It’s lovely to enjoy warmer temperatures and longer days at this time of year, as we see winter become a memory and look forward to summer. Our pets may enjoy the change in season as well, but for some, the joys of spring are spoilt by a big problem at this time of year – itchy skin. This is the time of year when allergies can rear their ugly heads!
Seasonal causes of itching in our pets can be related to Atopy, Contact allergy and Flea allergy. ‘Atopy’ is by far the most common problem and is an oversensitivity to environmental allergens, causing itchy skin. Humans can sometimes develop dermatitis, but while it’s much more common to see classic ‘hayfever’ signs in people, in animals the reaction is most often seen through the skin.
Atopy is caused by an over-reaction of the immune system to airborne particles. These can be pollens from grasses, weeds, trees and also house dust mites, cockroaches and mould spores. It is different from a ‘contact allergy’, where a red rash develops on unhaired skin because of direct contact with parts of a plant or other irritant. Often removing the offending plant (if you can identify it) will help resolve contact allergy signs, but atopy is much more difficult to manage as the offending particles are airborne and may be from plants growing many metres from your property. Classic signs of atopy are associated with itch. Most often we see this affecting the armpits, feet, under the belly and face. It is something that tends to get worse with age, so older animals may just be itchy all over. Animals may directly scratch, but licking at feet, and rubbing their face or body on the ground or furniture are also classic signs.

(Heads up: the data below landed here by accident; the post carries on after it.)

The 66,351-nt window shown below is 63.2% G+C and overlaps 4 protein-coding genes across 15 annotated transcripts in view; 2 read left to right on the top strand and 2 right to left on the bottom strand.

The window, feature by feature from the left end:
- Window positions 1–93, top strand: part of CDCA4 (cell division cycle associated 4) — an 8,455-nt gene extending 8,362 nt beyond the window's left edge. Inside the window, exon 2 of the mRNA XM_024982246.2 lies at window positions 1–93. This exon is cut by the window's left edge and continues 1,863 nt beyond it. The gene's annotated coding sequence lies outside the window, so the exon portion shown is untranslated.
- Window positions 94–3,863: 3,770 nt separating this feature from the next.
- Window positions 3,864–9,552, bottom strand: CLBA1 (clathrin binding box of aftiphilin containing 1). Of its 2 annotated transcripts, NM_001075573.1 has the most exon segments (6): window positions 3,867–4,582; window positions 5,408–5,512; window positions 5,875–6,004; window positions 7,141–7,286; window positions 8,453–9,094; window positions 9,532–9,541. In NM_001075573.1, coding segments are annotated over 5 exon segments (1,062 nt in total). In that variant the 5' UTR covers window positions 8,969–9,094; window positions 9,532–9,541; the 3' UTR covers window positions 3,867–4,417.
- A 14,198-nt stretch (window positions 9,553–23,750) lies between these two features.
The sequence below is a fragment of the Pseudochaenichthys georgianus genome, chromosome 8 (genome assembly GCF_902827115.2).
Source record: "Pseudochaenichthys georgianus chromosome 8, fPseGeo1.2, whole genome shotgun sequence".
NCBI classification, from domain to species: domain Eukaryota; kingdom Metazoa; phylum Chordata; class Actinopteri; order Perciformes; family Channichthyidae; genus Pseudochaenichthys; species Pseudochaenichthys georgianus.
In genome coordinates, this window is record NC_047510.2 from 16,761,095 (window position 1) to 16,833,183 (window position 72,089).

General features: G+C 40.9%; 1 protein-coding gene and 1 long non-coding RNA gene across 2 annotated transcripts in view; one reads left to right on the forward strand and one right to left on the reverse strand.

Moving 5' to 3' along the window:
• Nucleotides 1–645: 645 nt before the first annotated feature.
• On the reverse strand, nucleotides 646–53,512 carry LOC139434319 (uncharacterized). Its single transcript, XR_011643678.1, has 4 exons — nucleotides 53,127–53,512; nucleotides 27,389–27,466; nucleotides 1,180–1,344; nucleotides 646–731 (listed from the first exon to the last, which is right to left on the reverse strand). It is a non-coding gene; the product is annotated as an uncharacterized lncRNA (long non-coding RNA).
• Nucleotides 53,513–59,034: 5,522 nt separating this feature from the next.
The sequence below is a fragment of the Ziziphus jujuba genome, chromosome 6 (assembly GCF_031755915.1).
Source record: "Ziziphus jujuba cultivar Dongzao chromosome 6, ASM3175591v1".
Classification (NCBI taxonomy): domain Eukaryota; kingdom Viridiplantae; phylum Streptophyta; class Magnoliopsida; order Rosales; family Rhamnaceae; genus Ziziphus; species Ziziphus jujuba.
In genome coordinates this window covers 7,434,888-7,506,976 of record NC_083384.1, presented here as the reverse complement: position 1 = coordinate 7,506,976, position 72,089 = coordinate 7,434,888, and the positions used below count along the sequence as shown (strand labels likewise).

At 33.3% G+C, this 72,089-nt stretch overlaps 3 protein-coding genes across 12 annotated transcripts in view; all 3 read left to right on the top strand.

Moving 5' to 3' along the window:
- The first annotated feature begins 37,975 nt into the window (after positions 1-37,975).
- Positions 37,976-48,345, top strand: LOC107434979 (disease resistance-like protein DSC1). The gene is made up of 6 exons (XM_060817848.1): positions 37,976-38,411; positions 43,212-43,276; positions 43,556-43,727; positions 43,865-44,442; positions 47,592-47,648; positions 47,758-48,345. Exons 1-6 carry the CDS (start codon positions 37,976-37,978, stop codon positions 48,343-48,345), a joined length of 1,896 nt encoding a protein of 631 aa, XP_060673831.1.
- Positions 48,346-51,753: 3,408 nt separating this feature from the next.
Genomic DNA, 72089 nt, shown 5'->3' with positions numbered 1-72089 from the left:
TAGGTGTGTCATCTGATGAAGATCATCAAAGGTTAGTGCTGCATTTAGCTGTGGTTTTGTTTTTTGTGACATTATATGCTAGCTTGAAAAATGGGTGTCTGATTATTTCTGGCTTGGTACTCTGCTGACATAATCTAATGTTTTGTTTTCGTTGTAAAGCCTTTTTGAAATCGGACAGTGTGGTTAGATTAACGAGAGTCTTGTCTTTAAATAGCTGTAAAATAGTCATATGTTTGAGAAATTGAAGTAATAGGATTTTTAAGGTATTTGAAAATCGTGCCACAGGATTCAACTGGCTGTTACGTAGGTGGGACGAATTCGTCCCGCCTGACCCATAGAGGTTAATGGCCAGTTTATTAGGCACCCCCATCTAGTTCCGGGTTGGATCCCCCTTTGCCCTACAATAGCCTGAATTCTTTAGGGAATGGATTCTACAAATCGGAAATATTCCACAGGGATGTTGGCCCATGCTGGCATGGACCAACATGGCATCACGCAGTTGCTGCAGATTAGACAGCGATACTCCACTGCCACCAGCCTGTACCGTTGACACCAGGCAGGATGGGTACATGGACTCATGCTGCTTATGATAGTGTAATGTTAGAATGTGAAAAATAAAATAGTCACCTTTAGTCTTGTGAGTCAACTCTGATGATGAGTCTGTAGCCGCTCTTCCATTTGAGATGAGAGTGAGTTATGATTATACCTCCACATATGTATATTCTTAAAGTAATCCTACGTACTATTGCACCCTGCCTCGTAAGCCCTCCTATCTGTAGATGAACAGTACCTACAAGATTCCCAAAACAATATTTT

Warmer weather will also speed up the lifecycle of FLEAS. For some dogs, this is a mild nuisance, but for dogs with a flea allergy, a single bite can lead to intense irritation, with licking, chewing and rubbing over the rump and around the base of the tail. If a dog is itchy in this area, it’s flea allergy till proven otherwise. Cats tend to develop less specific signs, but often will have a break out of small scabs around the neck and/or down the backbone area, or red raw patches anywhere on their body.
Skin that is irritated, no matter what the cause, is also prone to developing secondary infections with yeasts or bacteria. These accelerate the itch and also lead to unpleasant odour, moist skin lesions and hair loss. Warmer, more humid days and summer activities such as swimming also favour bacterial and yeast growth. Dogs with atopy often develop ear infections because the skin of the ear is also compromised by the allergic reaction. People frequently blame food allergy for itchy skin in their pets. Food allergy is actually responsible for less than 15% of skin disease cases, so is much less common than people realise. Usually a reaction to the protein (meat) ingredient in the food, it can cause itching anywhere, but becomes a suspect in animals who chew their feet or have recurrent ear infections for no apparent reason, especially without a seasonal flare pattern. A very strict elimination diet with a novel protein source, or prescription hydrolysed protein diet, followed by a re-challenge to check for a reaction to the old food is the best way to diagnose food allergy.
As there are many things that can trigger itching in your pet, it is important to come and see us if your pet’s skin flares at this time of year. There are various shampoos, oral medications and nutritional supplements that can help keep skin more comfortable, and if allergies are the cause there may be some more involved therapies that could make a big difference to help your pet enjoy the spring and summer months much more!